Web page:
Environmental Assessment for Inholder Access to Stampede Creek Area of Denali National Park Available For Comment
Contact: Kris Fister, 907-683-9583
An Environmental Assessment (EA) evaluating proposed Inholder Access to the Stampede Creek Area of Denali National Park and Preserve is now available for public review and comment, announced Park Superintendent Paul Anderson. The National Park Service (NPS) is considering issuing Right of Way Certificates of Access (RWCA) to two inholders with property on Stampede Creek. RWCAs are contract agreements to document and authorize inholder access rights established by Section 1110(b) of the Alaska National Interest Lands Conservation Act (ANILCA). The inholders fly to the Stampede Airstrip and use small motorized vehicles to transport themselves and equipment to their property two miles upstream.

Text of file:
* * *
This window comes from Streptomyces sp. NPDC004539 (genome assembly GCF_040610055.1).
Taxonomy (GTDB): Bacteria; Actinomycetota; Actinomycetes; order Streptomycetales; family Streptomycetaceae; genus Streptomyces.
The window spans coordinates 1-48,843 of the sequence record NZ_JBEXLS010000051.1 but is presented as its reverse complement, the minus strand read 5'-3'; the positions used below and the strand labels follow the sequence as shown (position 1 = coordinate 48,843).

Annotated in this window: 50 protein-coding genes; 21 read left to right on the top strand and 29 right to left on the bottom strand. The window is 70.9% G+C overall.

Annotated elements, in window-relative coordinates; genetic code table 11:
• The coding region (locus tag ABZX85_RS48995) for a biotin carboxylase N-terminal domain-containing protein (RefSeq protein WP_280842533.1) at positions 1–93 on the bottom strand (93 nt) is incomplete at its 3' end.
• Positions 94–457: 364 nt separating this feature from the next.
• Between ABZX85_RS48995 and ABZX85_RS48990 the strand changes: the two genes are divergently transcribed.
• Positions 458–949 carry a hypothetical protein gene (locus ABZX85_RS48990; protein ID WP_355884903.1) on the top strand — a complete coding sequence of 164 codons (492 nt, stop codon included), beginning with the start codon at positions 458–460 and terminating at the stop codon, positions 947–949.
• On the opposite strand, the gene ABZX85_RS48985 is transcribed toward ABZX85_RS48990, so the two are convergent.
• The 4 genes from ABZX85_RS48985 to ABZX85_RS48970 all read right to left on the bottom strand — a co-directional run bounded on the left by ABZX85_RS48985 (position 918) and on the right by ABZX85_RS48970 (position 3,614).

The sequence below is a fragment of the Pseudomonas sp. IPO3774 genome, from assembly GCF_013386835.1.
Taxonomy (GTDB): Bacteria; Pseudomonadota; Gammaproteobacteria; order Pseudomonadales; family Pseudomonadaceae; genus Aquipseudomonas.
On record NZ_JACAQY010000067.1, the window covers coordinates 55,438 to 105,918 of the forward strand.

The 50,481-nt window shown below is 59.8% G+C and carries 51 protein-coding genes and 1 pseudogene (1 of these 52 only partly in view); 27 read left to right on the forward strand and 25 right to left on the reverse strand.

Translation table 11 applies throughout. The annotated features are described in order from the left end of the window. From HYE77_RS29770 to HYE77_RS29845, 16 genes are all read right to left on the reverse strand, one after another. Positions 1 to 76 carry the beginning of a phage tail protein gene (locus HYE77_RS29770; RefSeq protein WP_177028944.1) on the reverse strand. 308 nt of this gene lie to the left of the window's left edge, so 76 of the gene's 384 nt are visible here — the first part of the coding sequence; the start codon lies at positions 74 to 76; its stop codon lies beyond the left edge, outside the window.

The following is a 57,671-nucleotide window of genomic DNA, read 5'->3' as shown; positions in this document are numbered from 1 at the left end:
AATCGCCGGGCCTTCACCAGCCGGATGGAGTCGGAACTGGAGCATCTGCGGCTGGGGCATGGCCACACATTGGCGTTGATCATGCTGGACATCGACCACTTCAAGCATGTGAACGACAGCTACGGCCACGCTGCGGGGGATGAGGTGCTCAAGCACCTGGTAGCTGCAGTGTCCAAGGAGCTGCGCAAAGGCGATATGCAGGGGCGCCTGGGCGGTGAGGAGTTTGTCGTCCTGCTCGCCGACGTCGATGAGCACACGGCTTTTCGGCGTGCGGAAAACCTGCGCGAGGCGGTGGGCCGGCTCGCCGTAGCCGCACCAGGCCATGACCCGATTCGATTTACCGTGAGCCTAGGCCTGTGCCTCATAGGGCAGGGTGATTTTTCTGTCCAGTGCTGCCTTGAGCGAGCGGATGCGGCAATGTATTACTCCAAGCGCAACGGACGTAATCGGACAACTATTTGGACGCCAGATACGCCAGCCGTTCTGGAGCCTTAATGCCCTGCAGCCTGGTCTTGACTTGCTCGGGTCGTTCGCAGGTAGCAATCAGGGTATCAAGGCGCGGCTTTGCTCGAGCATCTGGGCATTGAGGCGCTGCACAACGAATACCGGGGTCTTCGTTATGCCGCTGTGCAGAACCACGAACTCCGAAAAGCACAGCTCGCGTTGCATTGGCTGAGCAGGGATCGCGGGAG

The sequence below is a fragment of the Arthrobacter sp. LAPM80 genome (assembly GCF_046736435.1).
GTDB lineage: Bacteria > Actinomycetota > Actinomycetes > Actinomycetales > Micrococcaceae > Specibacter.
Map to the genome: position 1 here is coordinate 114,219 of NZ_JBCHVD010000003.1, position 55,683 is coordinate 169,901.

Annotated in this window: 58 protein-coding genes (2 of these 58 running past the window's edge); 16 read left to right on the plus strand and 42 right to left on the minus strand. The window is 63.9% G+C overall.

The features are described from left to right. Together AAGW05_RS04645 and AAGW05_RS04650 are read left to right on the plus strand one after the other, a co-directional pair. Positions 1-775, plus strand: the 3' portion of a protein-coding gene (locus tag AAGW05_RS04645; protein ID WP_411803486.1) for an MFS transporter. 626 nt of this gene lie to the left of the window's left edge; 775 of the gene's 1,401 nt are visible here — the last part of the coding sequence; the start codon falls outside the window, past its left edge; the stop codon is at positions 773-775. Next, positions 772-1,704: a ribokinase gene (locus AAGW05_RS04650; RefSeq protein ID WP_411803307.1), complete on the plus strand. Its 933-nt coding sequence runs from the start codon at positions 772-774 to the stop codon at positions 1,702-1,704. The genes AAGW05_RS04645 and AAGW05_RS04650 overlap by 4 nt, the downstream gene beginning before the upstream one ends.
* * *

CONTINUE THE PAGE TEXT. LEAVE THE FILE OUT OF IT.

These RWCAs would authorize on park lands the following activities requested by the inholders:
The EA for this project is titled “Environmental Assessment for Inholder Access to the Stampede Creek Area of Denali National Park.” It is available at the NPS planning web site at parkplanning.nps.gov. The EA analyzes the impacts of the proposed action and the no-action alternative. It was completed in accordance with the National Environmental Policy Act of 1969 and the regulations of the Council on Environmental Quality (40 CFR 1508.9).
Comments on the EA may be submitted through August 10, 2009, preferably via the web site at parkplanning.nps.gov. Comments may also be sent via mail to Steve Carwile, Denali Compliance Project Manager, NPS Alaska Regional Office, 240 West 5th Ave, Anchorage, AK 99501; faxed to (907) 644-3803 or e-mail us.
For questions about the EA or to obtain a hard copy of the document, contact Steve Carwile via his email address or call (907) 644-3612.
Did You Know?
Recent climate warming has affected Denali in ways that are readily apparent, such as reduced spring snowfall, earlier snowmelt, earlier green-up and thawing of permanent snowfields. Subarctic ecosystems, like Denali, are extremely sensitive to climate variability and change.